In this lesson, students learn about what archaeologists do and then practice implementing these skills with "real artifacts".
be able to define an artifact and an archaeologist.
use evidence to support their decisions about the origin and use of an unknown item.
Some of the objects that have worked well in this lesson are small odd-shaped or weathered rocks or minerals (such as quartz, sedimentary rocks with uneven weathering, or unusual fossils), pieces of larger machines or tools (such as springs or wheels), unusual shells, bones, or root castings. Essentially anything that doesn’t look like what it really might be or would be unfamiliar to students.
Begin either by asking students to define archaeology, describe archaeologists or to draw what an archaeologist looks like on their paper.
Discuss student responses.
Tell students that archaeologists work to determine WHAT happened, TO WHOM it happened, WHEN it happened, WHY it happened and HOW it happened. To do this they collect evidence or clues. They look at ARTIFACTS – which are anything that has been modified by humans or by human activity.
With older students we have looked at a common object, such as a popsicle stick and had a discussion about whether it is an artifact, before I tell them the “actual” definition. They often have a conception that an artifact must be “old”, a “fossil” or “found in the ground” and the realization that anything that has been modified by humans or by human activities creates an artifact comes as a surprise to them.
Show students replica artifacts or examples of unknown items and ask them to decide if they think that they are made by nature or made by people. Always follow up their responses with a request for their reasoning or evidence that led them to that conclusion – WHY do you think so?
The students will work individually or in pairs to observe, describe and make conclusions about an unknown object. Together they will need to:
- sketch the object,
- give a written description
- decide if it is made by nature (not an artifact) or made/modified by humans (an artifact)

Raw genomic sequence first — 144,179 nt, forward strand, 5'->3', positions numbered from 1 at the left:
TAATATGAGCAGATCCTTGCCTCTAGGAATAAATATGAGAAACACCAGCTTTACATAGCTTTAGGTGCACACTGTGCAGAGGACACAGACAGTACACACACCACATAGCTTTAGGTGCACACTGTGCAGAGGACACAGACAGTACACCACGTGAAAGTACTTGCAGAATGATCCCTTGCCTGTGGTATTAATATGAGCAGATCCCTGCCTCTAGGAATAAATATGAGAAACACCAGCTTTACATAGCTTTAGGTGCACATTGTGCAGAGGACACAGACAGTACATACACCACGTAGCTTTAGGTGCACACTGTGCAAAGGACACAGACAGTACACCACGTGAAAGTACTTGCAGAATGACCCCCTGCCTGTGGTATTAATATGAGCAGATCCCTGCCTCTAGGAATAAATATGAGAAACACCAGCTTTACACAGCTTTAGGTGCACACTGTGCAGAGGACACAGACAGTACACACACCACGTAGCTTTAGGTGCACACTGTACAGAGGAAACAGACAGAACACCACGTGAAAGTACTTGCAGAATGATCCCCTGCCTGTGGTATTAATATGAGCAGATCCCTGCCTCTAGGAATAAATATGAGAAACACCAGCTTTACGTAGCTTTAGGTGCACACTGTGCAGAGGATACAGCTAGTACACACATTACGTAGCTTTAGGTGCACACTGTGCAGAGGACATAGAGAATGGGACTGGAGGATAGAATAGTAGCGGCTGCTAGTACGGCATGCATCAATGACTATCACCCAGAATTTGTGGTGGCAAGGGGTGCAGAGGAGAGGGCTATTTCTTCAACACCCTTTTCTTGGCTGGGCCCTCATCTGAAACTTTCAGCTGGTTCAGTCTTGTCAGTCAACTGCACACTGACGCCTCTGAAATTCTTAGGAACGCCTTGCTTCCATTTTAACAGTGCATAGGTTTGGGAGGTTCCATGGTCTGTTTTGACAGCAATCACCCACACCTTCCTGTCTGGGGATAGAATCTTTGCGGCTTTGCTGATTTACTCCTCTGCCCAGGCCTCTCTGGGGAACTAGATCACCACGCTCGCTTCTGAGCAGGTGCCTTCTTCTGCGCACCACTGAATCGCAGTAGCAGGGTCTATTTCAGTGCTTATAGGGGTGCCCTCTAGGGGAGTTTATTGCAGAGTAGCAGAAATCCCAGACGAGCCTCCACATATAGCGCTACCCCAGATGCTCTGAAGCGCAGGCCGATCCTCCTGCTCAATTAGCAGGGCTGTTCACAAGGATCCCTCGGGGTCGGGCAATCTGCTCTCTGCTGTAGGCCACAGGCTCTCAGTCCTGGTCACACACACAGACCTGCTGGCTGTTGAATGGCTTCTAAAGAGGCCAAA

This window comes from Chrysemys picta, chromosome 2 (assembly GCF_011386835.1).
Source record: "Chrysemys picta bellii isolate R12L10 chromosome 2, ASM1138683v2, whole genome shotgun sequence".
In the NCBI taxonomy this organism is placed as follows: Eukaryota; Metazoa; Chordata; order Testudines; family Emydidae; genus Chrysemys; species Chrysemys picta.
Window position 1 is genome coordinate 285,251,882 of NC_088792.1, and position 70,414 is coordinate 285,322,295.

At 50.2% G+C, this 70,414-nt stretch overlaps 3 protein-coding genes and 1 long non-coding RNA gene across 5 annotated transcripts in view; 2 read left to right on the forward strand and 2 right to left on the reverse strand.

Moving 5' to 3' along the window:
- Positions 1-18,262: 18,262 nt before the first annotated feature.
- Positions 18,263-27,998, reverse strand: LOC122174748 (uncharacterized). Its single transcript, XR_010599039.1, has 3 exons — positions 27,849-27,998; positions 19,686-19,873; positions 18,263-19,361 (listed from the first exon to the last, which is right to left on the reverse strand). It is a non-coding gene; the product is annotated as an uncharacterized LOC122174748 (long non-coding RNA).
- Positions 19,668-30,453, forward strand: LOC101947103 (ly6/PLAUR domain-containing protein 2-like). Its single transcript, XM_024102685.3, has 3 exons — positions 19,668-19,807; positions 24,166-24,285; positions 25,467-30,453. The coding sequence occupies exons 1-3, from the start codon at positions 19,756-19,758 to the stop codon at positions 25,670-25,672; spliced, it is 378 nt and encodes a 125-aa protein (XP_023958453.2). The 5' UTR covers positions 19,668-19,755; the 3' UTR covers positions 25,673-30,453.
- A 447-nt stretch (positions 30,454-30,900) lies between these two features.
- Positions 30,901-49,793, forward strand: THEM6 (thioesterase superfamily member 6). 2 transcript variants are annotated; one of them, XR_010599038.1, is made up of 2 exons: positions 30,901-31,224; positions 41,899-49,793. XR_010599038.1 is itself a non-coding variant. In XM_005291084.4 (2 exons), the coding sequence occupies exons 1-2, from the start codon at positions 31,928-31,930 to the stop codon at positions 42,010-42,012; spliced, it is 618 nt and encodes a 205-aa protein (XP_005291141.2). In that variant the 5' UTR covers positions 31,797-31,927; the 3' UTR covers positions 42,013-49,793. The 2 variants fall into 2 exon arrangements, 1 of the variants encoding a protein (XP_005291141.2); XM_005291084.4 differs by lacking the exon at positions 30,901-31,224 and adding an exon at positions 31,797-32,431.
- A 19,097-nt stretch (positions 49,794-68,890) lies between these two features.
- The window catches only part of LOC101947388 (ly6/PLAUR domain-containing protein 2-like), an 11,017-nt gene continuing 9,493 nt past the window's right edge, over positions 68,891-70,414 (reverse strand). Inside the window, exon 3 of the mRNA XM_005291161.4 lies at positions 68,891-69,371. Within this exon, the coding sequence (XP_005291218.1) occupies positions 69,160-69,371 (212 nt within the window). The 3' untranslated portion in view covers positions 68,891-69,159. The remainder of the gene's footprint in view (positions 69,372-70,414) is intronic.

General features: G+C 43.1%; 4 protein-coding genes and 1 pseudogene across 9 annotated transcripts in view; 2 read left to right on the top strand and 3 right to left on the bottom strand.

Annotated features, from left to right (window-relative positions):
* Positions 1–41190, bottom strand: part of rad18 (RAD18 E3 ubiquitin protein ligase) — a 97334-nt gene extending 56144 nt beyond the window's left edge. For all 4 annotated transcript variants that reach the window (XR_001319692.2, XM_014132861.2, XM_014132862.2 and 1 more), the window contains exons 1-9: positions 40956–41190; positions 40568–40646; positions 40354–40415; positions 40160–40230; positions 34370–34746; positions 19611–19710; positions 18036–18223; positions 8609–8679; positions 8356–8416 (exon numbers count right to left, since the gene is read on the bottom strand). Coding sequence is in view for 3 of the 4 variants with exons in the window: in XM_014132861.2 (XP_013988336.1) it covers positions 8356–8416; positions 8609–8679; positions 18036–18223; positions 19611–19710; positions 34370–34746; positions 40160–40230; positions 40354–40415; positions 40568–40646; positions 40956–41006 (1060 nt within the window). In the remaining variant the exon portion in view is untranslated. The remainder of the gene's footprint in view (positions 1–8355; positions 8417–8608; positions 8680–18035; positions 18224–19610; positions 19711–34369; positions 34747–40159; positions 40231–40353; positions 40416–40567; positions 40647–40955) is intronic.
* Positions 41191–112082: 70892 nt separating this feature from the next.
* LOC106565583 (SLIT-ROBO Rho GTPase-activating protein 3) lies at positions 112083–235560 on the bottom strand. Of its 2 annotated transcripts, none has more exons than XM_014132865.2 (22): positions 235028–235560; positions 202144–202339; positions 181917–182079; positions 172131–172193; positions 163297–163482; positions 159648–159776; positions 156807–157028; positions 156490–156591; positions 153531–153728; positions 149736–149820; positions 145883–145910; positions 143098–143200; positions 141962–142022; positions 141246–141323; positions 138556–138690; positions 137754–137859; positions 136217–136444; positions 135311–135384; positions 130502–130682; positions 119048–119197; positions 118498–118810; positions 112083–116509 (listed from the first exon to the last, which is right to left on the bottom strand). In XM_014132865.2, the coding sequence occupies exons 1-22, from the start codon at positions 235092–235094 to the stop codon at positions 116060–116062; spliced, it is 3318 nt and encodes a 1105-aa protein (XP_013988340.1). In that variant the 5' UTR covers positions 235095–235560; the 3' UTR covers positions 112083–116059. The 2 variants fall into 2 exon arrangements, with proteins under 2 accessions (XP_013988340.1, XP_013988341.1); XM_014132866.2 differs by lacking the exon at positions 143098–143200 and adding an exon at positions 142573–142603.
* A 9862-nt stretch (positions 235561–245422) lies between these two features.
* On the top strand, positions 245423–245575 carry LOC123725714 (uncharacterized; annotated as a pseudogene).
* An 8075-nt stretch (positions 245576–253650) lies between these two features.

- justify their decision with evidence or observations
I have found it helpful to first by show an object to the students and ask them “Do you know what this is?” or “Have you seen an object like this before?”, so that they can truly be engaged with the purpose of the activity without having to pretend that they don’t already know about the object.
As students work, walk around and ask them to elaborate their ideas, prod them to more fully explain their conclusions and ensure that they are recording their thoughts.
There are two options – debrief as you go or debrief at the end. With younger students, they may spend the entire time working on one object, so debriefing together at the end, might be best. With older students they can look at 3-4 objects, so debriefing as you go is recommended. To debrief, have the students share their ideas/decisions about their objects. Afterwards, give them the part that archaeologists don't get – "the answer" – and tell them about the object.
Mike Etnier metnier [at] u.washington.edu
Standards5-8 Content Standard A: Science As Inquiry: Content Standard F: Science In Personal and Social Perspectives: Content Standard G: History and Nature of Science: a. Abilities necessary to do scientific inquiry b. Understandings about scientific inquiry b. Populations, resources, and environments b. Nature of science
This program is supported by the National Science Foundation. Any opinions, findings, and conclusions or recommendations expressed by this program are those of the PIs and coordinating team, and do not necessarily reflect the views of the National Science Foundation.